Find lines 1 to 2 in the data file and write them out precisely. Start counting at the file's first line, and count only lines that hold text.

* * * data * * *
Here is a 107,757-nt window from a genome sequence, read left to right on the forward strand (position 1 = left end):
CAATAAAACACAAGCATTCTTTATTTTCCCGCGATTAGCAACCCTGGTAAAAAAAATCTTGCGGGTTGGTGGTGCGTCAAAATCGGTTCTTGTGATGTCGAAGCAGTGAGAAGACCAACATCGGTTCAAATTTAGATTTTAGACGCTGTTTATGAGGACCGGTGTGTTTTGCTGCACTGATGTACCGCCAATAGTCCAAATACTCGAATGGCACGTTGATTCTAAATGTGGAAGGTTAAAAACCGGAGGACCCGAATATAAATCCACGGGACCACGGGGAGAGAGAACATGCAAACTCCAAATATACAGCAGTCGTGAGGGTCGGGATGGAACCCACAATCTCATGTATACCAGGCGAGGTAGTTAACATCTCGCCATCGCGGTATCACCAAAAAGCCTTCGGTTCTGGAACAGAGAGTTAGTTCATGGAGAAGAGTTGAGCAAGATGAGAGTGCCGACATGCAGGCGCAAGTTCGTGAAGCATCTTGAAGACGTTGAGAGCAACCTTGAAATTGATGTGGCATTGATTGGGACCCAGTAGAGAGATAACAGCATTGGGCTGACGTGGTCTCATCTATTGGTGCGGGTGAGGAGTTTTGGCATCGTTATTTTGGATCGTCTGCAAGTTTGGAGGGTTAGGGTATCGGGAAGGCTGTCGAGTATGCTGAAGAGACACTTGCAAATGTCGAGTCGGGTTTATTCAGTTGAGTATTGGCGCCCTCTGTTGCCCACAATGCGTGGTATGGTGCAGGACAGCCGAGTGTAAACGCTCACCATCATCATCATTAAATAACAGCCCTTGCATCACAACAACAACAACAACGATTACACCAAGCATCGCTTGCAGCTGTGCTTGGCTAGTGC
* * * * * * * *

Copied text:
Here is a 107,757-nt window from a genome sequence, read left to right on the forward strand (position 1 = left end):
CAATAAAACACAAGCATTCTTTATTTTCCCGCGATTAGCAACCCTGGTAAAAAAAATCTTGCGGGTTGGTGGTGCGTCAAAATCGGTTCTTGTGATGTCGAAGCAGTGAGAAGACCAACATCGGTTCAAATTTAGATTTTAGACGCTGTTTATGAGGACCGGTGTGTTTTGCTGCACTGATGTACCGCCAATAGTCCAAATACTCGAATGGCACGTTGATTCTAAATGTGGAAGGTTAAAAACCGGAGGACCCGAATATAAATCCACGGGACCACGGGGAGAGAGAACATGCAAACTCCAAATATACAGCAGTCGTGAGGGTCGGGATGGAACCCACAATCTCATGTATACCAGGCGAGGTAGTTAACATCTCGCCATCGCGGTATCACCAAAAAGCCTTCGGTTCTGGAACAGAGAGTTAGTTCATGGAGAAGAGTTGAGCAAGATGAGAGTGCCGACATGCAGGCGCAAGTTCGTGAAGCATCTTGAAGACGTTGAGAGCAACCTTGAAATTGATGTGGCATTGATTGGGACCCAGTAGAGAGATAACAGCATTGGGCTGACGTGGTCTCATCTATTGGTGCGGGTGAGGAGTTTTGGCATCGTTATTTTGGATCGTCTGCAAGTTTGGAGGGTTAGGGTATCGGGAAGGCTGTCGAGTATGCTGAAGAGACACTTGCAAATGTCGAGTCGGGTTTATTCAGTTGAGTATTGGCGCCCTCTGTTGCCCACAATGCGTGGTATGGTGCAGGACAGCCGAGTGTAAACGCTCACCATCATCATCATTAAATAACAGCCCTTGCATCACAACAACAACAACAACGATTACACCAAGCATCGCTTGCAGCTGTGCTTGGCTAGTGC